Meanwhile, Röhm comes out of his room in a blue suit and with a cigar in the corner of his mouth. Hitler glares at him but says nothing. Two detectives take Röhm to the vestibule of the hotel where he throws himself into an armchair and orders coffee from the waiter. I stay in the corridor a little to one side and a detective tells me about Röhm’s arrest. Hitler entered Röhm’s bedroom alone with a whip in his hand. Behind him were two detectives with pistols at the ready. He spat out the words: ‘Röhm, you are under arrest.’ Röhm looked up sleepily from his pillow: ‘Heil, my Führer.’ ‘You are under arrest’ bawled Hitler for the second time, turned on his heel and left the room.
Meanwhile, upstairs in the corridor things are getting quite lively. SA leaders are coming out of their rooms and being arrested. Hitler shouts at each one: ‘Have you had anything to do with Röhm’s plans?’ Naturally, they all deny it, but that doesn’t help them in the least. Hitler usually knows about the individual; occasionally, he asks Goebbels or Lutze a question. And then comes the decision: ‘Arrested!’ But there are others whom he lets go. Röhm’s doctor, SA Gruppenführer Ketterer, comes out of a room, and to our surprise, he has his wife with him. I hear Lutze putting in a good word for him with Hitler. Then Hitler walks up to him, greets him, shakes hands with his wife and asks them to leave the hotel; it isn’t a pleasant place for them to stay that day.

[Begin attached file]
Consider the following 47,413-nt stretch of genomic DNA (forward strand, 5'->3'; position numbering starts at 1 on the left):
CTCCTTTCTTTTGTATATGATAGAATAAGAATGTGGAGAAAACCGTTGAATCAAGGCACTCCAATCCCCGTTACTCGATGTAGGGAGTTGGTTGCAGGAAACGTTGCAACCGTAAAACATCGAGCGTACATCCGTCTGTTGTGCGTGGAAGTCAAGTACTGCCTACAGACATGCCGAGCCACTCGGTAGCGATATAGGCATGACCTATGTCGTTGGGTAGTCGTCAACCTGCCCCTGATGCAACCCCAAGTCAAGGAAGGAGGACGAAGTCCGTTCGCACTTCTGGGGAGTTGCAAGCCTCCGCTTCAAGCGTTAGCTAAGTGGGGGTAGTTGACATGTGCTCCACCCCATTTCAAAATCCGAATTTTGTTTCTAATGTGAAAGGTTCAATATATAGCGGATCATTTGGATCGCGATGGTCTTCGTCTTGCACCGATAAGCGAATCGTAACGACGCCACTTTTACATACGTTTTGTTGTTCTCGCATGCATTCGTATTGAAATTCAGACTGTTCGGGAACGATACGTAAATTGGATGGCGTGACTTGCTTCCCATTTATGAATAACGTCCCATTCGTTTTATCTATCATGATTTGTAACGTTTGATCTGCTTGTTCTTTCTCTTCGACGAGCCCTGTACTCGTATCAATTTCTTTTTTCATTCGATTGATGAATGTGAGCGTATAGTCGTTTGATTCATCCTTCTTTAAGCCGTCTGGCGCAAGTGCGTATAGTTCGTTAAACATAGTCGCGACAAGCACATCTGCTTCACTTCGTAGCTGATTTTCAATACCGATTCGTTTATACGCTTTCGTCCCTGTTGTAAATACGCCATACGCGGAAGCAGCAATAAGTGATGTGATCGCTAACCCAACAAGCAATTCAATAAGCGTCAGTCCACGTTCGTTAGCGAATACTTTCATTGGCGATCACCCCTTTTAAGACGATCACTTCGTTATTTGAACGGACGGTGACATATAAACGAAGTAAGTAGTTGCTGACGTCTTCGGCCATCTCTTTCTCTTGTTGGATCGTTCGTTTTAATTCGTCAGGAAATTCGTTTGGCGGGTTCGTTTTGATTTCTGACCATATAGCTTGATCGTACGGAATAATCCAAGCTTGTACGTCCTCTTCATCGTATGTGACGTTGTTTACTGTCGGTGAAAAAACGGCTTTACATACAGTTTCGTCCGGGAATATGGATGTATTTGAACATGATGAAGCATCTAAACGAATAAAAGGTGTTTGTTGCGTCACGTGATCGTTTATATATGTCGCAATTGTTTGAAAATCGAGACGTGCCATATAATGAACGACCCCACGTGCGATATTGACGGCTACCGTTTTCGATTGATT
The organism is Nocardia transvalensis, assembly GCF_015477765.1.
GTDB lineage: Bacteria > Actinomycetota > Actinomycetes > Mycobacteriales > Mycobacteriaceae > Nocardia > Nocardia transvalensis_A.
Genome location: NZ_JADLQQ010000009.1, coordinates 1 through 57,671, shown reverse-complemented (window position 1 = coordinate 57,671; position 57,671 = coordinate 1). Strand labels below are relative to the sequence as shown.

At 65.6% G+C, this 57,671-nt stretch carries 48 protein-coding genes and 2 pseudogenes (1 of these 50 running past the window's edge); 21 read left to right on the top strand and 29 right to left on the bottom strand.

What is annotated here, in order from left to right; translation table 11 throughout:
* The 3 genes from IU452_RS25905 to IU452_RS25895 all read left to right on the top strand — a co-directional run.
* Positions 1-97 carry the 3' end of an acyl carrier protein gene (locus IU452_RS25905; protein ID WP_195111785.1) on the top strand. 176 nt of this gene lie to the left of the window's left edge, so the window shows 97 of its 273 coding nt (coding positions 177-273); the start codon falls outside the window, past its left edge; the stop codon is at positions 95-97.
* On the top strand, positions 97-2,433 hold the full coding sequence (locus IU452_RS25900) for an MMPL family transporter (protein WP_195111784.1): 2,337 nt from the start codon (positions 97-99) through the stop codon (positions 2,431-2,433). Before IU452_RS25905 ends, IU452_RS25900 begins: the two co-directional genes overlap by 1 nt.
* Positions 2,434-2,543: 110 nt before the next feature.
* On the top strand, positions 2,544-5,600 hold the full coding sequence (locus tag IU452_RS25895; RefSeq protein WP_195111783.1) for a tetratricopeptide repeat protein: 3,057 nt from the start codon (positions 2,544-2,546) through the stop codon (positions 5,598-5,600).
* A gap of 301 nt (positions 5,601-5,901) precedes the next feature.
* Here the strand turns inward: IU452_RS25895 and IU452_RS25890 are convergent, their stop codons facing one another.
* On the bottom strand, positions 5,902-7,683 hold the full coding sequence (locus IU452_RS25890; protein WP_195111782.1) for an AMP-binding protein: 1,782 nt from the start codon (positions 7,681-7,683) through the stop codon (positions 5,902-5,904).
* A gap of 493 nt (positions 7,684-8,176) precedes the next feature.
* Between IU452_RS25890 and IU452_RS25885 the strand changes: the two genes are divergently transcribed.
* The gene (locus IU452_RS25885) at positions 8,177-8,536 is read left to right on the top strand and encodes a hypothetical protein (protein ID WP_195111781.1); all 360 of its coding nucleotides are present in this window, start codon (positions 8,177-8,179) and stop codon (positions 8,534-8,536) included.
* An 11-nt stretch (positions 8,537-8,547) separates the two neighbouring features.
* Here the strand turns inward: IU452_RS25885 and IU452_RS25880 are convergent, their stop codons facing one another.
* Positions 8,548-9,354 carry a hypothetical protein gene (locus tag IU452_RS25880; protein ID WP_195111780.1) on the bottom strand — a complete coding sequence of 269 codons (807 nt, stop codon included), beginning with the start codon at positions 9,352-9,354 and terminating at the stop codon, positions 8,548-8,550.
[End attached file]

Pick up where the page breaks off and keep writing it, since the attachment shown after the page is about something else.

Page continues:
We follow Hitler into the yard and here he tells Schreck to charter a bus as quickly as possible to take the SA leaders who are in the laundry room to Munich. How slowly the minutes pass! More and more SA leaders arrive from outside and are brought into the laundry room. I stand at the hotel entrance and hear Röhm order coffee from the hotel manager for the third time.
Suddenly there is the sound of a car arriving! At first, I thought it was the bus chartered by Schreck but instead, to my horror, a lorry full of heavily armed SA men rattles into the yard. Now there’ll be some shooting, I think to myself. I can see Brückner negotiating with the Sturmführer of the SA. The man seems to be refusing. Walking backwards, he tries to get to his lorry. At this moment Hitler goes up to him: ‘Drive back to Munich immediately!’ he tells the puzzled fellow. ‘If you are stopped by SS on the way, you must let yourselves be disarmed without resistance.’
The Sturmführer salutes and jumps into the lorry, and the SA men leave again. No shot, no sign of resistance. All this time, Röhm is sitting unsuspectingly drinking his third cup of coffee. Only a single word from him and the whole thing would have worked out differently.
Now the bus arrives which has been fetched by Schreck. Quickly, the SA leaders are collected from the laundry room and walk past Röhm under police guard. Röhm looks up from his coffee sadly and waves to them in a melancholy way. At last Röhm too is led from the hotel. He walks past Hitler with his head bowed, completely apathetic. Now Hitler gives the order to leave. I sit at the wheel of the first car with Hitler beside me and our column, which in the meantime has grown to about twenty cars, starts moving.”